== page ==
The desirability of corporations engaging in “socially responsible” behavior has long been hotly debated among economists, lawyers, and business experts. Two general views on corporate social responsibility (CSR) prevail in the literature. The CSR “value-enhancing view” argues that socially responsible firms, such as firms that promote efforts to help protect the environment, promote social equality, improve community relationships, can and often do adhere to value-maximizing corporate governance practices. Indeed, well-governed firms are more likely to be socially responsible. In short, CSR can be consistent with shareholder wealth maximization as well as achieving broader societal goals. The opposite view on CSR begins with Milton Friedman’s (1970) well-known claim that “the only social responsibility of corporations is to make money”. Extending this view, several researchers argue that CSR is often simply a manifestation of managerial agency problems inside the firm (Benabou and Tirole, 2010; Cheng, Hong, and Shue, 2013; Masulis and Reza, 2014) and hence problematic (“agency view”). That is to say, socially responsible firms tend to suffer from agency problems which enable managers to engage in CSR that benefits themselves at the expense of shareholders (Krueger, 2013). Furthermore, managers engaged in time-consuming CSR activities may lose focus on their core managerial responsibilities (Jensen, 2001). Overall, according to the agency view, CSR is generally not in the interests of shareholders.
CEO compensation in U.S. public firms has attracted a great deal of empirical work. Yet our understanding of the contractual terms that govern CEO compensation and especially how the compensation committee ties CEO compensation to performance is still incomplete. The main reason is that CEO compensation contracts are, in general, not observable. For the most part, firms disclose only the realized amounts that their CEOs receive at the end of any given year. The terms by which the board determines these amounts are not fully disclosed.
The Dodd-Frank law took effect July 21, 2010.  Subtitle E of Title IX of Dodd-Frank addresses “Accountability and Executive Compensation” (§§951-957). Since the enactment of the act, the Securities and Exchange Commission (SEC) has adopted final rules as to two of the provisions, proposed rules as to two others and has not yet proposed (but has announced it will be proposing) rules as to another three provisions. This post summarizes the current status of regulation projects under Dodd-Frank Sections 951 through 957.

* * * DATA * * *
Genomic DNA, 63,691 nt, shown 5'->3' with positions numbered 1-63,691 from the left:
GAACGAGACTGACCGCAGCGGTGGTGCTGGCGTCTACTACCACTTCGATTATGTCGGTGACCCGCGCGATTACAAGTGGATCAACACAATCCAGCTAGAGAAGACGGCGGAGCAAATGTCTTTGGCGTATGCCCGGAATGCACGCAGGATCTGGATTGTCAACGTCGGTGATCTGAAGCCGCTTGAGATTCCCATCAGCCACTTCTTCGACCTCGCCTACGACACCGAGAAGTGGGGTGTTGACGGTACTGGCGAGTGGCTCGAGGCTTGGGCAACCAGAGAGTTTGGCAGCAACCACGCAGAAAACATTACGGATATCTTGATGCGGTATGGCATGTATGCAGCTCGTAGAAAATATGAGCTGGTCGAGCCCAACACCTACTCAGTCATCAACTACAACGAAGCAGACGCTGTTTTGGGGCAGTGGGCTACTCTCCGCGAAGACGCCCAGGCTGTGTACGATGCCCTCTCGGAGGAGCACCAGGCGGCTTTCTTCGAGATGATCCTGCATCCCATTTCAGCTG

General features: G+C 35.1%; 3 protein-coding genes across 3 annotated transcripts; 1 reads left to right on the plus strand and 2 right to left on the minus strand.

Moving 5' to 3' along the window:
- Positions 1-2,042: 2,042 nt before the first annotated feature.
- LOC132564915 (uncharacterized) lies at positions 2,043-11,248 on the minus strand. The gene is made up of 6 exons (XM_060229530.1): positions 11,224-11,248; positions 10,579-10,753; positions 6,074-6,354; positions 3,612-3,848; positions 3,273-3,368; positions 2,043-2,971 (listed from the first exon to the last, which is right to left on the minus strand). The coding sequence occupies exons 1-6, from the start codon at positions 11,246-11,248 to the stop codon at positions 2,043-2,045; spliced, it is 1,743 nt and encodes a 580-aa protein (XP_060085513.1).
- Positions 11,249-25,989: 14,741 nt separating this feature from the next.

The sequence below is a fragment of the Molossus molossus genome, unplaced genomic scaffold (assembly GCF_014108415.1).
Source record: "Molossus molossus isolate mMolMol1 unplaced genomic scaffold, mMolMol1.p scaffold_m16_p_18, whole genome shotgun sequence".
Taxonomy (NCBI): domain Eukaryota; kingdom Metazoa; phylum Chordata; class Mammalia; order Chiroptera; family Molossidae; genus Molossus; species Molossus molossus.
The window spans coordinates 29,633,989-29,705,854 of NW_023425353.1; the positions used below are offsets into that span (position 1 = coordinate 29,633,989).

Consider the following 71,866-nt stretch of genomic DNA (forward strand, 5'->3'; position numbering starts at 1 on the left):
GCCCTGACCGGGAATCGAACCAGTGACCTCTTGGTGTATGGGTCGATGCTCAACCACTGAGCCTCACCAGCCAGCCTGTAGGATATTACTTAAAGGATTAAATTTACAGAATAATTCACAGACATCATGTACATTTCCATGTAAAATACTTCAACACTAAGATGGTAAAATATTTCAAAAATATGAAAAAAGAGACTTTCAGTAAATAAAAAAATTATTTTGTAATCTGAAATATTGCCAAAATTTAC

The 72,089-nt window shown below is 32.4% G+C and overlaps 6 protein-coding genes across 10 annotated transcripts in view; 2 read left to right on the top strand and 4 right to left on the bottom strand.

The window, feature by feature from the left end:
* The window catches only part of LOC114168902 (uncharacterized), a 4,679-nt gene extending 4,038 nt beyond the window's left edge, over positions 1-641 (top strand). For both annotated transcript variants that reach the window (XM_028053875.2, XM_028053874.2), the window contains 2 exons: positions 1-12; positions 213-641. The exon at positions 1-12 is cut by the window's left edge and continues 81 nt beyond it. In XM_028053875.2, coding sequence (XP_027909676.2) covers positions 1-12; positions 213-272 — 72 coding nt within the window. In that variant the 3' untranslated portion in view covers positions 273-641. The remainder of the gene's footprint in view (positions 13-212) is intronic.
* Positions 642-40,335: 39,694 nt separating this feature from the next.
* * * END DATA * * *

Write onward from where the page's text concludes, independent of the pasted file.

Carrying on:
The financial industry is heavily regulated. Whether it is in terms of spending or number of employees, financial regulation represents more than a third of all business- and industry-related regulation in the United States (De Rugy and Warren, 2009), even though the financial sector only contributes to 10% of the country’s GDP. However, many commentators express grave doubts about the current efficacy of financial regulation. For example, The Economist published a 2010 article entitled “Finance’s other bosses” in which it asked: “Does it really matter who is in charge of the regulators? The grunt work of supervision depends on more junior staff, who will always struggle to keep tabs on smarter, better-paid types in the firms they regulate.”
In our recent ECGI working paper, Are Female Top Managers Really Paid Less?, we focus on the gender wage gap of executive directors in the UK. In particular, we ask the question whether female top managers are paid less than their male counterparts, whether the gender wage gap is higher in male dominated industries (such as financial services etc.), and what effects female non-executive directors and remuneration consultants exert on pay.
High-water mark (HWM) contracts are the predominant compensation structure for managers in the hedge fund industry. In the paper, Risk Choice under High-Water Marks, forthcoming in the Review of Financial Studies, I seek to understand the optimal dynamic risk-taking strategy of a hedge fund manager who is compensated under such a contract. This is both an interesting portfolio-choice question, and one with potentially important ramifications for the willingness of hedge funds to bear risk in their role as arbitrageurs and liquidity providers, especially in times of crises. High-water mark mechanisms are also implicit in other types of compensation structures, so insights from this question extend beyond hedge funds. An example is a corporate manager who is paid performance bonuses based on record earnings or stock price and whose choice of projects influences the firm’s level of risk.